Operations against Ostend

14th May 1798 - 20th May 1798
Part of : The French Revolutionary Wars (1793 - 1802)
Previous action : Action of 1st May 1798 1.5.1798
Next action : Seahorse vs Sensible 27.5.1798


Great Britain

British Squadron, Home Riggs Popham (1762-1820)
Ship NameCommanderNotes
Minerve (38) George Cockburn (1772-1853)
Kite (18) William Brown (d.1798), Charles Lydiard (d.1807)
Harpy (16) Henry Bazely
Wolverine (14) Donald M'Dougall
Asp (12) Joseph Edmonds, Isaac Ferrieres
Biter (14) John Denis de Vitre
Hecla (10) James Oughton
Tartarus (10) Thomas Hand
Dart (8)  
Ship NameCommanderNotes
Acute (14) Jeremiah Seaver
Blazer (14) Daniel Burgess
Cracker (14) Thomas Atkinson (d.1799)
Furnace (12) Maurice William Suckling

Notes on Action


But all the encounters which resulted from the threatened invasion of England were not equally successful. In the spring of the year it became known to the British government that very many small craft were fitting at Flushing for the transport of troops, and were about to be conveyed, by way of the Bruges Canal, to Ostend and thence to Dunquerque. It was determined, if possible, to frustrate this plan by destroying the lock gates and sluices at Ostend, and so rendering the canal useless; and, for the purpose, the naval force was entrusted to Captain Home Riggs Popham; and a body of troops under Major General Sir Eyre Coote was embarked in the vessels composing it.

The expedition assembled off Margate, sailed for the opposite coast on May 14th, and anchored off Ostend at 1 A.M. on May 19th. Although the weather was most unfavourable, all the troops, with the exception of those on board the Minerve, which had parted company and had not yet rejoined, were at once landed to the north-east of the town without opposition. At about 4.15 A.M., the Ostend batteries, having been alarmed, opened fire upon the nearest British vessels, the Wolverine, Asp, and Biter, and, by about 8.30, had so severely damaged the two former, that Popham signalled to them to weigh and move further out. The Hecla and Tartarus had already begun to shell the town and harbour; and, upon the withdrawal of the Wolverine and Asp, the Dart, Kite, and Harpy took their places as nearly as the fact of its then being low tide would admit.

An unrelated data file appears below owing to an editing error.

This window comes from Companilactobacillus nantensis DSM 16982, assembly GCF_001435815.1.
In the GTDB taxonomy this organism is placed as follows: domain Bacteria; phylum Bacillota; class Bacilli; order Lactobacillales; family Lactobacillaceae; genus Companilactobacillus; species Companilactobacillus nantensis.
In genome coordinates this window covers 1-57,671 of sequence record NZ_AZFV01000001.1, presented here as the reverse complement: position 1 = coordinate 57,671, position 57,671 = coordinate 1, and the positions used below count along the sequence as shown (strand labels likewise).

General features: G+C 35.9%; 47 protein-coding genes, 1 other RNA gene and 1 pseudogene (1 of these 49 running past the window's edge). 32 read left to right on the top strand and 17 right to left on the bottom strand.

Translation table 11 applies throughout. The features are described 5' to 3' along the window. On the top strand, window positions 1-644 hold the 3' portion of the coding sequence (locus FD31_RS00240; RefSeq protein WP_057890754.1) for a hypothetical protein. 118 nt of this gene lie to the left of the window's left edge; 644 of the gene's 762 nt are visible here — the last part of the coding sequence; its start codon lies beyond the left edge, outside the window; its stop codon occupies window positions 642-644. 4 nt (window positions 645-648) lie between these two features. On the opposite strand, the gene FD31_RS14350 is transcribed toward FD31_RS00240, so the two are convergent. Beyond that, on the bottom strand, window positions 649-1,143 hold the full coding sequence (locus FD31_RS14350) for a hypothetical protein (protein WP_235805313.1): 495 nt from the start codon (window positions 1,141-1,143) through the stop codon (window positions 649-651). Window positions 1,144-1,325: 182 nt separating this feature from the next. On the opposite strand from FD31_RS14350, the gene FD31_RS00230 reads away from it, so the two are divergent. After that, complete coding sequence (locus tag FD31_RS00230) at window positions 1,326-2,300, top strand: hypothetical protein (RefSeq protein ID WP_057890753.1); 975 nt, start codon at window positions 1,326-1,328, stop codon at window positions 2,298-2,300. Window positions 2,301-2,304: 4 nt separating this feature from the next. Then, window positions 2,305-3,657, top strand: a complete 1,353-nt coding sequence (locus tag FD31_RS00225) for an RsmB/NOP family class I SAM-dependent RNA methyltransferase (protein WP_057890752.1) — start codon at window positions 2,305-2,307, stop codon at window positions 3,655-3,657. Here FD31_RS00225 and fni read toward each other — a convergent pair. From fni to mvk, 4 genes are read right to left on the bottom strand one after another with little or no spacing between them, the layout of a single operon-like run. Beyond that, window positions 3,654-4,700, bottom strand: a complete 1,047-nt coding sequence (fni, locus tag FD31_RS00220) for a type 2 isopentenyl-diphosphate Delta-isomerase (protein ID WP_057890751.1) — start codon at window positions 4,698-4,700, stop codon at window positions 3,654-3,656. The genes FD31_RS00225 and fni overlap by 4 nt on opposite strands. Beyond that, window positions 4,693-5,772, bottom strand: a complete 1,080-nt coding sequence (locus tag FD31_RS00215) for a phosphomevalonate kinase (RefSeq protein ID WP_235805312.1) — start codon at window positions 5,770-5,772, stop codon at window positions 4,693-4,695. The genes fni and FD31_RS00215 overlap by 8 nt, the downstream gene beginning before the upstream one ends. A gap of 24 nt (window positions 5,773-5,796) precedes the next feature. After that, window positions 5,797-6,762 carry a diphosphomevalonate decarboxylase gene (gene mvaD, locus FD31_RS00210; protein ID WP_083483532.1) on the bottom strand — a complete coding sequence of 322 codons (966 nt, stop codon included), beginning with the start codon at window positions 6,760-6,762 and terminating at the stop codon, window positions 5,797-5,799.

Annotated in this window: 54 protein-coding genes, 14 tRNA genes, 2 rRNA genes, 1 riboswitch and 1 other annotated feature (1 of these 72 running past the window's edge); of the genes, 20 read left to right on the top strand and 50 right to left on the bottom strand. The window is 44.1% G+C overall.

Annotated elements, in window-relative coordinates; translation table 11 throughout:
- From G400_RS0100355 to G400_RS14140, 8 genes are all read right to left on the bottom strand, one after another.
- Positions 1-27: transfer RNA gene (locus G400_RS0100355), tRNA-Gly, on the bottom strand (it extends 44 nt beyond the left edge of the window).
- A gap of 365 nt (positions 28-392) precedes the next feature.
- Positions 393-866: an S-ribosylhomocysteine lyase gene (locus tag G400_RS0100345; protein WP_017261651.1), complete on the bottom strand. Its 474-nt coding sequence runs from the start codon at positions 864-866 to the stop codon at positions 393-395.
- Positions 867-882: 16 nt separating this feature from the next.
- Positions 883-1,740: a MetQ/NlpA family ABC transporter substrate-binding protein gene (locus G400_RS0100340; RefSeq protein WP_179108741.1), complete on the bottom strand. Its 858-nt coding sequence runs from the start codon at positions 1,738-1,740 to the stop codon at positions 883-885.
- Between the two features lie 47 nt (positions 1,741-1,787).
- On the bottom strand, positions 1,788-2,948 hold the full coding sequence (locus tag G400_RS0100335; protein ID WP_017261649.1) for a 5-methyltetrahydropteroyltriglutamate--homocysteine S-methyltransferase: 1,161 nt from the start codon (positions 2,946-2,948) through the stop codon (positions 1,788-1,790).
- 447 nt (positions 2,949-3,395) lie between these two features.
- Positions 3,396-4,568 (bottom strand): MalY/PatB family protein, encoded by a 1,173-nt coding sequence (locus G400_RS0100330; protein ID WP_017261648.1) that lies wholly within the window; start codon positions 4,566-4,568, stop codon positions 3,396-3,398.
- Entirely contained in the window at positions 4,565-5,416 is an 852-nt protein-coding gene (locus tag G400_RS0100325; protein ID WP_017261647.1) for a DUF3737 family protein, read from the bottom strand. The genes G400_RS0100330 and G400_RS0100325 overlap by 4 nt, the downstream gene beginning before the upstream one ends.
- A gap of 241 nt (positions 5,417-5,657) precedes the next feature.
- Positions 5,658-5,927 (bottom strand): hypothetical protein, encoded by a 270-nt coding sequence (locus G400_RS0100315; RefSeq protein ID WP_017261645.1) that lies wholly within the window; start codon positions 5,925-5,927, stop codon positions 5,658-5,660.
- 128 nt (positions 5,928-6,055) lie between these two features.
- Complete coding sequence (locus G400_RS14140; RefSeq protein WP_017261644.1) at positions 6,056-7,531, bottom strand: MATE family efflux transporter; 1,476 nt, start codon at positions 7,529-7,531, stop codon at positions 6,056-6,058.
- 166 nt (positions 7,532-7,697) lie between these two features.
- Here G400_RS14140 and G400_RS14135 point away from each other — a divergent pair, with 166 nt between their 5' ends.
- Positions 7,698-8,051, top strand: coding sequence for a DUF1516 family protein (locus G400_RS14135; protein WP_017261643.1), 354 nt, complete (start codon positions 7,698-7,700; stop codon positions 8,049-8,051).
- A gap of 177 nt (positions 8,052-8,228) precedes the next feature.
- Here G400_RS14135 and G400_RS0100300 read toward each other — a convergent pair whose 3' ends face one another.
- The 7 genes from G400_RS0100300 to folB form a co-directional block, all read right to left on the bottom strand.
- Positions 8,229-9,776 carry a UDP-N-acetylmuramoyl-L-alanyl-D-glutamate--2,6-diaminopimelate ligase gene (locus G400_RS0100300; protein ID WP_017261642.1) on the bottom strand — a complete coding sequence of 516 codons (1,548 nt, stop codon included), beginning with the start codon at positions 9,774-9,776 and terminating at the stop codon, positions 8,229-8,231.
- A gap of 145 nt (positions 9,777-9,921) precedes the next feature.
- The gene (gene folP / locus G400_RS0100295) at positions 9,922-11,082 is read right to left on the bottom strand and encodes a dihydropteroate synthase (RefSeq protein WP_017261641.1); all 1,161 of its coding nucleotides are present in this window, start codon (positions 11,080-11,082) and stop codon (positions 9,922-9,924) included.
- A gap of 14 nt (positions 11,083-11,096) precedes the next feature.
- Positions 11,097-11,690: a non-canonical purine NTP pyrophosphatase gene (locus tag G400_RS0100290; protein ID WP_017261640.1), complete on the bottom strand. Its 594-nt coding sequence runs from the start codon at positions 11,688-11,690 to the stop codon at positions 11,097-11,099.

At 9.30 A.M. the Minerve rejoined; and her Commander went ashore by Popham's order to report her arrival to the general. Lieut.-Colonel Ward, with part of the First Regiment of Guards, would also have hastened on shore from the Minerve, had he not been stopped and dissuaded while on his way by the prudent counsels of Captain James Bradby, of the Ariadne.

The lock gates and sluices, together with several gunboats, are said to have been destroyed by the troops at 10.20 A.M.; but at noon, when it was sought to re-embark, the weather was found to render the attempt perfectly hopeless. The British had, in consequence, to remain; and, being attacked on the 20th by the French in force, they were obliged, after they had lost 65 killed and wounded, to capitulate. Among those who surrendered was Commander Mackellar, of the Minerve. It is doubtful whether the objects to be attained justified the risks involved in this unfortunate expedition; it is still more doubtful whether those objects were attained, for the French deny the fact; and it is certain that, whether the objects were attained or not, the troops ought never to have been landed at a time when every indication went to show that it would be difficult, if not impossible, to re-embark them until after the lapse of some days.

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